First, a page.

World News Brief, Friday June 3

Yemen edges towards civil war as military and tribes rebel (+ analysis); Japan PM survives no-confidence vote, but promises to go; US Republicans demand plan for spending cuts; Drug Commission calls time on 'war on drugs'; and more

Top of the Agenda: Clashes Spread Across Yemen

Clashes between the Yemeni regime and prominent tribal forces continued in the capital of Sanaa today, as the country marches closer to outright civil war (al-Jazeera). Violence also persisted in the southern city of Taiz, where over fifty people have died since the weekend, and the coastal town of Zinjibar, where the forces of President Ali Abdullah Saleh have pounded a suspected al-Qaeda insurrection. The Obama administration has dispatched top counterterrorism official John Brennan to Saudi Arabia and the UAE in order to increase pressure on Saleh to sign a Gulf-brokered transition agreement--which he has balked at three times already. The United States and its allies in the region fear the chaos in Yemen could spill over into its neighbors and threaten strategic oil supply lines (Reuters).

In Sanaa, tribal leaders claim hundreds more fighters are mobilizing in order to support chief Sheikh Sadeq al-Ahmar--leader of the influential Hashid tribal federation (BBC). Fresh conflict has concentrated in the city's northern Hassaba neighborhood, where government and tribal fighters battle over strategic buildings. Saleh reportedly deployed US-trained Yemeni counterterrorism forces (WSJ) to engage opposition troops commanded by General Ali Mohsen al-Ahmar--the country's most prominent military defector. US officials have warned Saleh not to use US-trained forces or weapons against protestors, a contingency that might force Washington to cut aid to the Yemeni regime.


In the CTC Sentinel, Christopher Boucek and Mara Revkin outline the political, economic, and security factors fueling the ongoing violence in Yemen.

This editorial from discusses the crisis in Yemen and the political intransigence of President Saleh.

In this article for the Huffington Post, Robert Barret discussed the unfolding conflict in Yemen, the role of al-Qaeda in the Arabian Peninsula, and the threat of Yemen becoming the "next Afghanistan."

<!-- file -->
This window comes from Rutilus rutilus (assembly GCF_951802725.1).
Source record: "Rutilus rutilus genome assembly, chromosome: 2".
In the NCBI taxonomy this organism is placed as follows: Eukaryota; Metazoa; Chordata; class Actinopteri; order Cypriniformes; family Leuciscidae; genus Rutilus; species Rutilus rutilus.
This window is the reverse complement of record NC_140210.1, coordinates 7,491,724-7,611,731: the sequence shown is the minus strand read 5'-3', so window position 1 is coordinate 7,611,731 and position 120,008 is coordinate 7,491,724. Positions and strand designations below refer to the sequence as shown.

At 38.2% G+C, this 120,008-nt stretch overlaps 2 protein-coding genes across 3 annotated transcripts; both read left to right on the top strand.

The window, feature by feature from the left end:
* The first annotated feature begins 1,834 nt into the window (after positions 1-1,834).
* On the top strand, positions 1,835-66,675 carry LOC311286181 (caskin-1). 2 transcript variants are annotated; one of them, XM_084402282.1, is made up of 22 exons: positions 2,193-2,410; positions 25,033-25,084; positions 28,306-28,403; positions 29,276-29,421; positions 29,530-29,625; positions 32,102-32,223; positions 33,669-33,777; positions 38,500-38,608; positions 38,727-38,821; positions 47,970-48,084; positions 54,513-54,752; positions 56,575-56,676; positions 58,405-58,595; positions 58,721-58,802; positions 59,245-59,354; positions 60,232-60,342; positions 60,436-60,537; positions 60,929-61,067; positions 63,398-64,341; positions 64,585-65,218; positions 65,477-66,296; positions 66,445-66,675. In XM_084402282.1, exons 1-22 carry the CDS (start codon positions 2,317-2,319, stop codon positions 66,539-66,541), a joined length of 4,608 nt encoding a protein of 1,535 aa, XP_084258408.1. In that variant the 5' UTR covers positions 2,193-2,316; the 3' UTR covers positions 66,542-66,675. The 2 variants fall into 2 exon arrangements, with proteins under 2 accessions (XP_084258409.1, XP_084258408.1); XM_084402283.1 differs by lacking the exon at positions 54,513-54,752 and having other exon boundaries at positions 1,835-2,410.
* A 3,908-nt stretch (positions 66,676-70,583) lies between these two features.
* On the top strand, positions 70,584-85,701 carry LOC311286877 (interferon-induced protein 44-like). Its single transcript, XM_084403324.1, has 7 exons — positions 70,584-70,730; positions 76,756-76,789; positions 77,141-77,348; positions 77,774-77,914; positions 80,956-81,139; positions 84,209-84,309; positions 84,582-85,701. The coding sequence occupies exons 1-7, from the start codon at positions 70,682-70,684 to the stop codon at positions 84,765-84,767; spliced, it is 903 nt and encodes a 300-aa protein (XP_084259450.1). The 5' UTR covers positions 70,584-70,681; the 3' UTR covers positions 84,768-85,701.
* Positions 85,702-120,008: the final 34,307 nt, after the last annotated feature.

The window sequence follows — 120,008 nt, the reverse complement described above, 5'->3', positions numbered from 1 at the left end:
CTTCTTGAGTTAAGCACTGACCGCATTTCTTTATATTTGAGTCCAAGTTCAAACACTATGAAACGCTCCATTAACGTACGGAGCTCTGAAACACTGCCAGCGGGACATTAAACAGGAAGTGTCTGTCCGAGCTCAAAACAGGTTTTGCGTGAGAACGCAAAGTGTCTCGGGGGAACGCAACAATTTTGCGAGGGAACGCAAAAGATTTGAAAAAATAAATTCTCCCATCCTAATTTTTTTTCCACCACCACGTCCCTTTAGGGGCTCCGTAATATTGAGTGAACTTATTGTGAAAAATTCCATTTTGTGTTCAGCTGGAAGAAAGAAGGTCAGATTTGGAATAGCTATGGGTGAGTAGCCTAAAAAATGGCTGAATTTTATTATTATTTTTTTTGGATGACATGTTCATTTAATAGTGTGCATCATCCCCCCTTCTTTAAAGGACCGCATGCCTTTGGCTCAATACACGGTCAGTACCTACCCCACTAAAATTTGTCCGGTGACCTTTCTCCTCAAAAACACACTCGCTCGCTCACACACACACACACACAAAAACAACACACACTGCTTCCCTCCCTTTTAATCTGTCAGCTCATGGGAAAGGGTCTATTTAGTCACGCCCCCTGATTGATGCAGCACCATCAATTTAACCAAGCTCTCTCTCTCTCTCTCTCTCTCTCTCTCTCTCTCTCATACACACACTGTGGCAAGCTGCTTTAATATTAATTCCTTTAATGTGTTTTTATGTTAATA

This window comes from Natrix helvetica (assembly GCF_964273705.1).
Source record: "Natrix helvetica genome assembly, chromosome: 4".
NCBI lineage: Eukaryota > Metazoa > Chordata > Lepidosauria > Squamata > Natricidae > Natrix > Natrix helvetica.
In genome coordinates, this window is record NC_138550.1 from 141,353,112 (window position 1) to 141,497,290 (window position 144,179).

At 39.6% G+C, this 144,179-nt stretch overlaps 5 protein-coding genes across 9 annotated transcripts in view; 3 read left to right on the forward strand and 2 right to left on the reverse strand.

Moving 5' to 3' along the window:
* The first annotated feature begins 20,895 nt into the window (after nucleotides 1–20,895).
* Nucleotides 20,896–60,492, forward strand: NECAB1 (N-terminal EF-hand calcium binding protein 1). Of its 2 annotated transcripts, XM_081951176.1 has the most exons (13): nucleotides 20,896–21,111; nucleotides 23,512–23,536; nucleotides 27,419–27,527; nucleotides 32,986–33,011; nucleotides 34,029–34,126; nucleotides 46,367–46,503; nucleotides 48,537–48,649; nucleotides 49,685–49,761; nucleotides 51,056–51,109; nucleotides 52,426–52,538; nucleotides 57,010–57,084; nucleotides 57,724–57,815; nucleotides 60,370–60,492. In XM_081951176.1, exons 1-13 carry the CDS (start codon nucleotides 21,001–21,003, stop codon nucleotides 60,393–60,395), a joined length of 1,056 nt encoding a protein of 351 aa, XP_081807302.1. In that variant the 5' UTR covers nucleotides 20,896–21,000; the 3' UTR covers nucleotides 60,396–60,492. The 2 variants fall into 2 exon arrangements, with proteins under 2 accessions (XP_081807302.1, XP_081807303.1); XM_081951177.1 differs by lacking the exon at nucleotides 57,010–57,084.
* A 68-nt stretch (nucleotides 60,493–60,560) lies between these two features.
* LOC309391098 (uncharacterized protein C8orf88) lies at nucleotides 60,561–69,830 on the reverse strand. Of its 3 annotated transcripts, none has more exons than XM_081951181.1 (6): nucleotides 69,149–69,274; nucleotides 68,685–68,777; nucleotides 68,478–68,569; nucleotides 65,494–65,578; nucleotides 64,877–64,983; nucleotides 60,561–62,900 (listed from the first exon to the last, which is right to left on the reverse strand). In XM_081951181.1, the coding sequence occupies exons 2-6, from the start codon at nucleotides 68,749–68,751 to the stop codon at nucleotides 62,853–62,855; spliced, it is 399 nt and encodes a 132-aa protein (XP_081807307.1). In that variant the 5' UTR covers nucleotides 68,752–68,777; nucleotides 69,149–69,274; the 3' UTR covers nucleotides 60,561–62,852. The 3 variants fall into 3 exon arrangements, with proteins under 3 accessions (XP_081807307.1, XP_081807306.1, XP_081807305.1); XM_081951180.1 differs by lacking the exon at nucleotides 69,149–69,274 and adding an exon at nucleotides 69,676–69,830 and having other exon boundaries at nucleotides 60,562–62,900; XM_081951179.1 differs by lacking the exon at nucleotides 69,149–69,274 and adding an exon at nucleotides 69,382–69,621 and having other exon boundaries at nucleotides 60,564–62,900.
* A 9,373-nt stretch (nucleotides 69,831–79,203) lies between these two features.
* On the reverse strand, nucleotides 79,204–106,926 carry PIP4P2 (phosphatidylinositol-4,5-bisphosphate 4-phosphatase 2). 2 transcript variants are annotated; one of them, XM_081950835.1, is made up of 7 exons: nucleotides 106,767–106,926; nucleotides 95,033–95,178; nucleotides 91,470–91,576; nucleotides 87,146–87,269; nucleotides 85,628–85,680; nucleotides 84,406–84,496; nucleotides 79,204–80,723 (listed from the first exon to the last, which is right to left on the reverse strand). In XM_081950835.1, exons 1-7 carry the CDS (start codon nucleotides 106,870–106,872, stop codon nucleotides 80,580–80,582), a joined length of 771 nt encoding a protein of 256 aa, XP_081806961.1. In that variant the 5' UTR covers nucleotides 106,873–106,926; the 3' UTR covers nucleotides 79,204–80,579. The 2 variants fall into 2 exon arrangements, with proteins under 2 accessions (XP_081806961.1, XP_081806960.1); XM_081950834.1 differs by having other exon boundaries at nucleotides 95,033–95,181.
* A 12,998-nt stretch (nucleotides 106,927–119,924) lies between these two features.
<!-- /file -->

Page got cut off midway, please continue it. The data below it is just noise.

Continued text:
This CFR issue guide provides a range of background and analysis on the protests in Syria, Egypt, Libya, and on US policy in the region.


This Reuters timeline lays out the progression of events in the ongoing Yemen political crisis.


PACIFIC RIM: Japan PM Survives No-Confidence Vote

Japanese Prime Minister Naoto Kan survived a vote of no-confidence (WSJ) today, but only after stating his willingness to leave office in the near future to satisfy critics in his party. Kan said he would step down after dealing with the earthquake and tsunami reconstruction efforts.

On her CFR blog Asia Unbound, Sheila A. Smith discusses the politics surrounding the surrounding the vote of no-confidence against Prime Minister Kan.

China: Beijing rejected claims that China was behind a cyberattack (Guardian) that stole the Gmail login credentials for hundreds of senior US and South Korean government officials as well as Chinese dissidents. Google announced it could not be sure of the attack's perpetrators, but said it had traced much of the hacking to a Chinese province suspected of espionage activity.

Foreign governments, non-state actors, and criminal networks are targeting the digital networks of the United States with increasing frequency and sophistication. US cybersecurity has made progress, but relies heavily on the private sector to secure infrastructure critical to national security.



- US Budget Battle Heats Up
- Report Says Drug War 'Failed'




This is an excerpt of the Daily News Brief. The full version is available on